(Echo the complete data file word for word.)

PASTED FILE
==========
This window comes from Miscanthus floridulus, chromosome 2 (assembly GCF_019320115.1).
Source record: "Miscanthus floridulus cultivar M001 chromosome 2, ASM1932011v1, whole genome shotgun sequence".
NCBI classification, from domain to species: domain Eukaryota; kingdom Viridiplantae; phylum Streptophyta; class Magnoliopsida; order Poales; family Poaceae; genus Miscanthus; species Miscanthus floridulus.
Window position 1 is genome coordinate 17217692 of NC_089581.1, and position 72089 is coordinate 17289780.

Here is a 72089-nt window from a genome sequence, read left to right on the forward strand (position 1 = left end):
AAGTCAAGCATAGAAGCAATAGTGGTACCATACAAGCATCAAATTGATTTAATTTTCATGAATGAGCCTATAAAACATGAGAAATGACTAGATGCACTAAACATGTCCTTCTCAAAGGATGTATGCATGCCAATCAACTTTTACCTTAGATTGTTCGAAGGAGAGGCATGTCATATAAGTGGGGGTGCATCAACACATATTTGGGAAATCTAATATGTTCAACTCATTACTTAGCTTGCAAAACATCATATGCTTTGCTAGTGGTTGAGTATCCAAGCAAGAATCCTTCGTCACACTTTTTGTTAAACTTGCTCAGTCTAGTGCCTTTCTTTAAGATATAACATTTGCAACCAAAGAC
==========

This window comes from Miscanthus floridulus, chromosome 2 (assembly GCF_019320115.1).
Source record: "Miscanthus floridulus cultivar M001 chromosome 2, ASM1932011v1, whole genome shotgun sequence".
NCBI classification, from domain to species: domain Eukaryota; kingdom Viridiplantae; phylum Streptophyta; class Magnoliopsida; order Poales; family Poaceae; genus Miscanthus; species Miscanthus floridulus.
Window position 1 is genome coordinate 17217692 of NC_089581.1, and position 72089 is coordinate 17289780.

Here is a 72089-nt window from a genome sequence, read left to right on the forward strand (position 1 = left end):
AAGTCAAGCATAGAAGCAATAGTGGTACCATACAAGCATCAAATTGATTTAATTTTCATGAATGAGCCTATAAAACATGAGAAATGACTAGATGCACTAAACATGTCCTTCTCAAAGGATGTATGCATGCCAATCAACTTTTACCTTAGATTGTTCGAAGGAGAGGCATGTCATATAAGTGGGGGTGCATCAACACATATTTGGGAAATCTAATATGTTCAACTCATTACTTAGCTTGCAAAACATCATATGCTTTGCTAGTGGTTGAGTATCCAAGCAAGAATCCTTCGTCACACTTTTTGTTAAACTTGCTCAGTCTAGTGCCTTTCTTTAAGATATAACATTTGCAACCAAAGAC